Feathers further provide insulation against the harshest of environments allowing birds to tolerate a wide range of temperatures from high heat to freezing.

Many birds also have specialized plumes which help a species to flourish in a variety of specific habitats, such as water fowl.

Through preening, aquatic birds are able to spread oils over their feathers to help repel the constant moisture of their watery existence. Water fowl feathers can often easily be identified by a a pronounced tegmen, or waxy layer which is found along the rachis of the primary and secondary feathers which further helps to keep these birds from becoming water logged.

Other birds have plumes that are built to absorb water such as the sandgrouse. Click on the link if you’d like to learn how these inventive birds use this specialized mechanism  to reproduce and thrive in some of the most parched environments on earth.

Sure, a single feather is quite fragile, but the combined force and function of these structures on a single organism makes them a formidable evolutionary development.

Which Came First, the Bird or the Feather?

Turns out it is the feather, as most Jurassic Park aficionados will gladly inform you. Flight was a later adaptation for this interesting feature, which it is theorized started out as an innovation for insulation or display. Sometimes I try to imagine beautifully plumed  Utah-raptors – one of the largest variety of velociraptor running across the high desert mountain meadows where I wander. These feathered dromaeosaurids actually roamed a little further to the south of where I live, it seems. But still, it would be awesome to witness. Just not too close up!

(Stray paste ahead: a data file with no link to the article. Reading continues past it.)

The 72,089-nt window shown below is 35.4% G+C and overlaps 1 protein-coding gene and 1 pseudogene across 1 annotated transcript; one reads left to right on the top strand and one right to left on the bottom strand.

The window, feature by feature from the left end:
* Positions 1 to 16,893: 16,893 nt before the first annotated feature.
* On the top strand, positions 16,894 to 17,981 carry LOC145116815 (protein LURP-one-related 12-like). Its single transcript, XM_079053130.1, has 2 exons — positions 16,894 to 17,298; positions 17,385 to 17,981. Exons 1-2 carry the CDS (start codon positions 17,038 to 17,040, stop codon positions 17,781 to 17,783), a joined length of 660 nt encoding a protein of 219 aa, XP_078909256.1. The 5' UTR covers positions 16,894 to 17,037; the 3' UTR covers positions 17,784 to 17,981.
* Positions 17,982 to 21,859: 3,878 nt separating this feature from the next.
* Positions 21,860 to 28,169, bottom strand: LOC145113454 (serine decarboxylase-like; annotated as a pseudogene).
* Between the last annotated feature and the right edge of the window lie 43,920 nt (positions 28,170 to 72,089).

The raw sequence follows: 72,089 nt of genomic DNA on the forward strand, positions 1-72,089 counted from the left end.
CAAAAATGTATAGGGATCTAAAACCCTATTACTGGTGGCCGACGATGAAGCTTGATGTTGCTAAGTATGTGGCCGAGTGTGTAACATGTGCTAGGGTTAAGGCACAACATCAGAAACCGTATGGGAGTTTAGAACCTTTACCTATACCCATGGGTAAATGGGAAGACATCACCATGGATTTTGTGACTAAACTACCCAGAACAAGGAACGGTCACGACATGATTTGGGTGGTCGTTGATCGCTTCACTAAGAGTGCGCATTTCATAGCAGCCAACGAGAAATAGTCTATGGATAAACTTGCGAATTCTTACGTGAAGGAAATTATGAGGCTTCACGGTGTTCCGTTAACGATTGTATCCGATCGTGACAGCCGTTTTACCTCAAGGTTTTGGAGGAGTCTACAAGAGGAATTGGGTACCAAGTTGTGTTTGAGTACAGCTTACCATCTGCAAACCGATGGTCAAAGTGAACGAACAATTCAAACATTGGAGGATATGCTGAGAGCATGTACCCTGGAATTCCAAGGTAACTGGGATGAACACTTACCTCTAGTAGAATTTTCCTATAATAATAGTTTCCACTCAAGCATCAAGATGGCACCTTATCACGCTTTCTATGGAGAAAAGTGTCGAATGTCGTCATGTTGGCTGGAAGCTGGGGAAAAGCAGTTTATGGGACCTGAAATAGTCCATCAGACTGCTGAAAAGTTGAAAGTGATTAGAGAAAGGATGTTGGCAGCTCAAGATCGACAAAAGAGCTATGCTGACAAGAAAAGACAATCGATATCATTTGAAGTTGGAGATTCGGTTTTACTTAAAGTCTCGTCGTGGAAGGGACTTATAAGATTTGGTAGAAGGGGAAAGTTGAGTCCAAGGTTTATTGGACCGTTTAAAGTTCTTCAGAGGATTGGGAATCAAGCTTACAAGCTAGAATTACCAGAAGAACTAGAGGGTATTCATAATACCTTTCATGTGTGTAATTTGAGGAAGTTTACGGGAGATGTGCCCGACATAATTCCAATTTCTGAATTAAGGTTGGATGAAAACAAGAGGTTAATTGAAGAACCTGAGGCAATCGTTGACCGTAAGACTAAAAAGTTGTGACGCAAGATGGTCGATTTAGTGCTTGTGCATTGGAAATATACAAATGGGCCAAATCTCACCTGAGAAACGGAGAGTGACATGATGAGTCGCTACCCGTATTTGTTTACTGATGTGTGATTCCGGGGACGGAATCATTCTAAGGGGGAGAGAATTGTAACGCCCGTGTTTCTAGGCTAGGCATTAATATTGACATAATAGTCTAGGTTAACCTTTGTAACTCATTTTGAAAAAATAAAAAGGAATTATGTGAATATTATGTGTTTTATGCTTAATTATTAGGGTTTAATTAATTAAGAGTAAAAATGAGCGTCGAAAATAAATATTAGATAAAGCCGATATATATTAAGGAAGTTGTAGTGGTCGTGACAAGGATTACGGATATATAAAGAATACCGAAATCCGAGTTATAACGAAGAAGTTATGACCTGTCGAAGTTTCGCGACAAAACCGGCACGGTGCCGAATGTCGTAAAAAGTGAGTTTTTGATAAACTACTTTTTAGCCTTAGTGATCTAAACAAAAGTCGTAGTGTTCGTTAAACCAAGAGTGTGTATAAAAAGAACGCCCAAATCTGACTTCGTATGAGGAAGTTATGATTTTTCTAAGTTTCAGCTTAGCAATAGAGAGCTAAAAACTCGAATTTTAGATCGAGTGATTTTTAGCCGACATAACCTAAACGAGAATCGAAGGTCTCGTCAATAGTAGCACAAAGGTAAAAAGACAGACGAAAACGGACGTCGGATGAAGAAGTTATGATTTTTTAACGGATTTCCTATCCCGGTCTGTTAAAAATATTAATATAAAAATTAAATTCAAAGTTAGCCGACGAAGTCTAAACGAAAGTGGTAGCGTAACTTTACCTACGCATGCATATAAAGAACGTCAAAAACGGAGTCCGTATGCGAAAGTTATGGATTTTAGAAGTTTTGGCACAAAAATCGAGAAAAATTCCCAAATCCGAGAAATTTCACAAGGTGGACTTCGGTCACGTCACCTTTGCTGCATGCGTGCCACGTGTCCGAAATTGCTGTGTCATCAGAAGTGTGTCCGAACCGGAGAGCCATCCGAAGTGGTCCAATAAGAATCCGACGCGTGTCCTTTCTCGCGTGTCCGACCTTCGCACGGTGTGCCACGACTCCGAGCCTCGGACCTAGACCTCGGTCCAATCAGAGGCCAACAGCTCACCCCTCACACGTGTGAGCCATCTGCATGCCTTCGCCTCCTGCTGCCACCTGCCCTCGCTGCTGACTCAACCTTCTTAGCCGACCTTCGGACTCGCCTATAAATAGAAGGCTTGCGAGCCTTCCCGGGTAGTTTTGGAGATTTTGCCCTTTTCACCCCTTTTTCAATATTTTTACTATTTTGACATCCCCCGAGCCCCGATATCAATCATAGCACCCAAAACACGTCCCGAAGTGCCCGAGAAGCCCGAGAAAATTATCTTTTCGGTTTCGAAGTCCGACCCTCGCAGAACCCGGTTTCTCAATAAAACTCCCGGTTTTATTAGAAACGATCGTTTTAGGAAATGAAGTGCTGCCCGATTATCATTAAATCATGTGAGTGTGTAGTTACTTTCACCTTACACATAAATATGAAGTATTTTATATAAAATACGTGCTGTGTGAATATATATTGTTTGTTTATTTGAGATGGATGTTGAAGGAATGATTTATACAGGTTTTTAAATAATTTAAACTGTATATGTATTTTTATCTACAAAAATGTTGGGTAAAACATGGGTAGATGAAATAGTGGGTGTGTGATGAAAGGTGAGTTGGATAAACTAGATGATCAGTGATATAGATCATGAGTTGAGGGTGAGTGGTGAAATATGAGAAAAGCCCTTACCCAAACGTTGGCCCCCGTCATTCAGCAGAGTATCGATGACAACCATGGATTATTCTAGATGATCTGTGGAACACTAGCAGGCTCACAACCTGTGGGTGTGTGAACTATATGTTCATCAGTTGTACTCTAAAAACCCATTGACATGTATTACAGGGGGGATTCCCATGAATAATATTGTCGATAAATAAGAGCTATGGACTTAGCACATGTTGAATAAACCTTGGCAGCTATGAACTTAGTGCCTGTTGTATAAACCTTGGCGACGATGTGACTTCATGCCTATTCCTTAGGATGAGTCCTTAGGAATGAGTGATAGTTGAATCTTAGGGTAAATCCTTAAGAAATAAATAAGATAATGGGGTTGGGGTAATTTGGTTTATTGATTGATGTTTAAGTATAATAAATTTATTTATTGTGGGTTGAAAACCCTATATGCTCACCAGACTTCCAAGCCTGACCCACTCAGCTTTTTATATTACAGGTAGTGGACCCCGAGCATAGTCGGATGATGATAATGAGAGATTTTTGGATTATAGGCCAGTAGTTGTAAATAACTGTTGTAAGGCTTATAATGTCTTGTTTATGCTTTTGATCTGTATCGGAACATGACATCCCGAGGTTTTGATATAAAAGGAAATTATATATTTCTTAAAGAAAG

Turkey Feathers…so many beautiful designs on one bird!

If you wander long enough, you begin to notice the many patterns in nature and among these patterns is the seasonal nature of feather finding. Each bird has its migration and molting season. Likewise each has a breeding and hatching season.  Also interactions with other creatures (most of the time, not so great an outcome for the smaller avian set) play a role in the finding of feathers.

In the fall, I have a favorite place to hunt for turkey feathers. These remain one of my favorite feathers to collect because of the sheer variety of patterns and colors to be found. They are just so pretty!

But many times, you run across a feather, or a feather runs across you, without any apparent rhyme or reason. I have had this happen on many occasions and each time I feel a sense of wonder, honor and gratitude.

Throughout time, feathers have been revered as having mystical/ magical properties. Many people believe that found feathers bear messages from higher beings, or from loved ones who have passed on. Sometimes a found feather is  thought to infer magical properties, related to the type of bird it came from, to the person to whom the feather is gifted. Feathers have further played important roles in many cultural ceremonies that are deeply powerful and meaningful, from time immemorial.

Feathers, are perhaps the perfect medium for such events, because of their ethereal nature and their inherent connection to wings and flight…something that lends the ability to move through space in four dimensions versus three as us poor naked apes seem to be bound to, without the aid of artificial devices.  Furthermore, the inclination for up and sky to be associated with “heaven” and flight with angels, promotes this doubly.